Is the youth vote gone? Not so fast

Are we sitting this one out?

“Younger voters vanishing” screamed a Sept. 26 Chicago Tribune headline above a story reporting there were 180,000 fewer registered voters in the 18-to-34 bracket than were signed up in Cook County at that point prior to the 2008 presidential.

Sure, President Barack Obama remains heavily favored to carry Illinois. But if vanished youth proves a national trend, the incumbent-who relied on that demographic in 2008-could be in for a long night Nov. 6.

Then again, no candidate can say DePaul University did not try to prod students to the polls.

With its Get Out the Vote (GOTV) campaign, DePaul’s Student Involvement office seeks to raise awareness about elections and voting processes. It also offers “opportunities to register to vote, learn how to submit an absentee ballot and become familiar with the issues,” according to the organization’s website.

DePaul’s Student Government Association (SGA) also has been the advocate of a politicially educated student body.

“SGA has been an avid participant in the Get Out the Vote campaign and UVote at the university,” said Anita Hui, SGA’s Executive Vice President of Student Affairs. “This campaign allows students to register to vote in the upcoming election. It also gives the option of requesting early voting ballots for those who can’t make it to a designated voting station on the day of the election.”

Hui also noted The Office of Student Involvement and Student Leadership Institute are trying to promote participation in the upcoming elections, which have a tough act to follow in terms of turnout compared to 2008.

In 2008, more than 130 million Americans turned out to vote. Young voters scored one of the highest turnout rates ever, and now are a well-established target of both Democratic and Republican campaigns.

According to a 2009 report by The Center for Information and Research on Civic Learning and Engagement, an “estimated 22 million young Americans under the age of 30 voted in the 2008 presidential, or two million more than in the 2004.” Voters aged 18-24 constituted shared 9.3 percent of the 2008 electorate, a significant gain from the 7.8 percent in 2004. Indeed, it was their largest share of the electorate since 1984, when they represented 11.2 percent of the votes cast.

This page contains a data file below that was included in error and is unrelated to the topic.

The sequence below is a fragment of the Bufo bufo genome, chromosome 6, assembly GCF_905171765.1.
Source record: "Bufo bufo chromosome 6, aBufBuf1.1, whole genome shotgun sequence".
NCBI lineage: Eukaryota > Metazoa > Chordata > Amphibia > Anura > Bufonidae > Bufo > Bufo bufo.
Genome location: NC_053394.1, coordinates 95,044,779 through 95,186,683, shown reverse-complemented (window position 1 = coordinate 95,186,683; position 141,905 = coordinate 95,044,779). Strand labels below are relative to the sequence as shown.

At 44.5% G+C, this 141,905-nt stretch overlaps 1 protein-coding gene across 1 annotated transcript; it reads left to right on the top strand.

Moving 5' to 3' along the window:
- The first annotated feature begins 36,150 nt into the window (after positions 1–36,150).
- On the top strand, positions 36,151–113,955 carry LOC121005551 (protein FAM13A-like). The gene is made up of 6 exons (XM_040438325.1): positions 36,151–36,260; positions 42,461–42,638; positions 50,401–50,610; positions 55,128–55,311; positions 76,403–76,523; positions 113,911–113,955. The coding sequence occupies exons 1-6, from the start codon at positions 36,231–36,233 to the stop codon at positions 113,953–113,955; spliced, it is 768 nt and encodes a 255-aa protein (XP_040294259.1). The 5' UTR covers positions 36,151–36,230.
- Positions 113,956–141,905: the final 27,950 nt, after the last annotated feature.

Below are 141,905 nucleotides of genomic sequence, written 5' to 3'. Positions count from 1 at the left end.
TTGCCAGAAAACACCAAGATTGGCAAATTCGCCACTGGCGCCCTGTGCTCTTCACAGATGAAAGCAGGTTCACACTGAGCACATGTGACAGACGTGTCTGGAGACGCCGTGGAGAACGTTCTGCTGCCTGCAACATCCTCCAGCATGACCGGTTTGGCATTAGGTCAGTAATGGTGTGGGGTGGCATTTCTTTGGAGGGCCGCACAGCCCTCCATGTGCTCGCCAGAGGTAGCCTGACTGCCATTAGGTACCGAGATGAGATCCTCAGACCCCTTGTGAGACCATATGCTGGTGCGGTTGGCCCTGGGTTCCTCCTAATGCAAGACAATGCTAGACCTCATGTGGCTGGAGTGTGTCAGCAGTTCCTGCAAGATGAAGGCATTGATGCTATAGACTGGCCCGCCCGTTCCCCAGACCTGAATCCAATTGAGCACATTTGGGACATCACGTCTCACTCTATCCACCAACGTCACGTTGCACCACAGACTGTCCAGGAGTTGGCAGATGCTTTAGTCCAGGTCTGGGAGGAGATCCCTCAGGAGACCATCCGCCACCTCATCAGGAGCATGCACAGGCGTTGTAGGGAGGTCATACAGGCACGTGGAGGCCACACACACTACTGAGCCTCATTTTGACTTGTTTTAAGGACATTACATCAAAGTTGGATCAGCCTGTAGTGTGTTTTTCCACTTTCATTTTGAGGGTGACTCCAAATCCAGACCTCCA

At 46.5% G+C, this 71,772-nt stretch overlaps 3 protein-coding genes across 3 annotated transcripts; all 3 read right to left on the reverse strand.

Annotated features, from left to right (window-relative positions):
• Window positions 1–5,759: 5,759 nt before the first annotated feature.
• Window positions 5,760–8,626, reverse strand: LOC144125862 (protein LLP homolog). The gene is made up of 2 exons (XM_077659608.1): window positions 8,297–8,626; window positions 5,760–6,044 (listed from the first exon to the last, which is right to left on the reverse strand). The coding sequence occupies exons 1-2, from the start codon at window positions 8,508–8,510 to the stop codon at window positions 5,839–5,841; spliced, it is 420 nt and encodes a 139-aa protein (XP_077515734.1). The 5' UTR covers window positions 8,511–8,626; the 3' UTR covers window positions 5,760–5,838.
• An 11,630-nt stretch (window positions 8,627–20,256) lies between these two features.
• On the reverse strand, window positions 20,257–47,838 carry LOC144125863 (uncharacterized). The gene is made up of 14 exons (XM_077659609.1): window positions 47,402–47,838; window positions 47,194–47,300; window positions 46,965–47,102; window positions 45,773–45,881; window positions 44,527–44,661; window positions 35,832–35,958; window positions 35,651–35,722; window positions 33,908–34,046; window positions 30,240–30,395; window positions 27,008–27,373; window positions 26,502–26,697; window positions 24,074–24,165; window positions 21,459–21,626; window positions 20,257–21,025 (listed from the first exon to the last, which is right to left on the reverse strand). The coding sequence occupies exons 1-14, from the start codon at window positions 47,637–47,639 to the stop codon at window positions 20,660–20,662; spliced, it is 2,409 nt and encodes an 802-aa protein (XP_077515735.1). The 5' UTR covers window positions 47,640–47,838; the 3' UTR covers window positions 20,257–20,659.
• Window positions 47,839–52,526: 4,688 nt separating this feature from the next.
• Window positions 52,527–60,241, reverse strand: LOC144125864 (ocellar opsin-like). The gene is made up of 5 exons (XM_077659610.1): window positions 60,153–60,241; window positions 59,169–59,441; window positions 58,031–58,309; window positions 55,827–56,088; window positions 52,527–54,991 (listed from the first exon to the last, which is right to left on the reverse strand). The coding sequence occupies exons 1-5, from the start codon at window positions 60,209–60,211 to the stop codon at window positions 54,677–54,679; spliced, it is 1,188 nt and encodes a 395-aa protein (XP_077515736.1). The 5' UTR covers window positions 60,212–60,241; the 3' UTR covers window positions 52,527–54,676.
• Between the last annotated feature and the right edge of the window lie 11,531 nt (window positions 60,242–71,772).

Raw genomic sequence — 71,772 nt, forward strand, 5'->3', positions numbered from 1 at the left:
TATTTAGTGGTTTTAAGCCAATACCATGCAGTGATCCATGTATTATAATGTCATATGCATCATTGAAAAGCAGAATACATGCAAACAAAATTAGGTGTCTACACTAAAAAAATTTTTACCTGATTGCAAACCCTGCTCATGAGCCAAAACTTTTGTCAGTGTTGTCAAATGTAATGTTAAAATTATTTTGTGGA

With a variety of strategically planned events like a Wednesday afternoon lecture series, DePaul’s “Vote DePaul” campaign invites students to exercise their constitutional right.
Caroline Winsett, SGA President, talked about the efforts student government has made in conjunction with the Vote DePaul campaign to involve students.

“We had a full host of registration events scheduled in August, because of the voting deadline in October. We also have other events scheduled like debate viewing parties where we discuss the issues, media bias and those sorts of things,” said Winsett. “We’ll conclude on Nov. 6 with the student government hosting Election Day coverage in the atrium of the Lincoln Park Student Center.”

Yet there is still evidence that suggests this election is not as engaging to young people as in 2008.

A Sept. 28 Pew Research Center report found that only 63 percent of U.S. registered voters between the ages of 18 and 29 will “definitely vote” this fall, well under the 72 percent of that cohort who expressed intentions in 2008.

The election is apparently not weighing very heavily on young voters’ minds, either. Only 48 percent of 18- to 29-year-olds have “given quite a lot of thought to election,” according to the same Pew report. This number is down significantly from the 65 percent four years ago.

Yet some students are very involved. SGA Vice President Casey Clemmons works as a paid media manager within the Obama for America Headquarters. And at least two recent DePaul alumni, Colin Russ and Dan Dunham, are involved in the Romney campaign, both serving as digital events coordinators.

“I think it’s important as both students and youths living in the city of Chicago that we’re committed to civic engagement and contributing and giving back to the community in which we live,” said Winsett. “But I think before one can do that, they need to know the issues themselves and what they’re voting on, so I think that’s a critical part of being civically engaged, being informed, being aware.”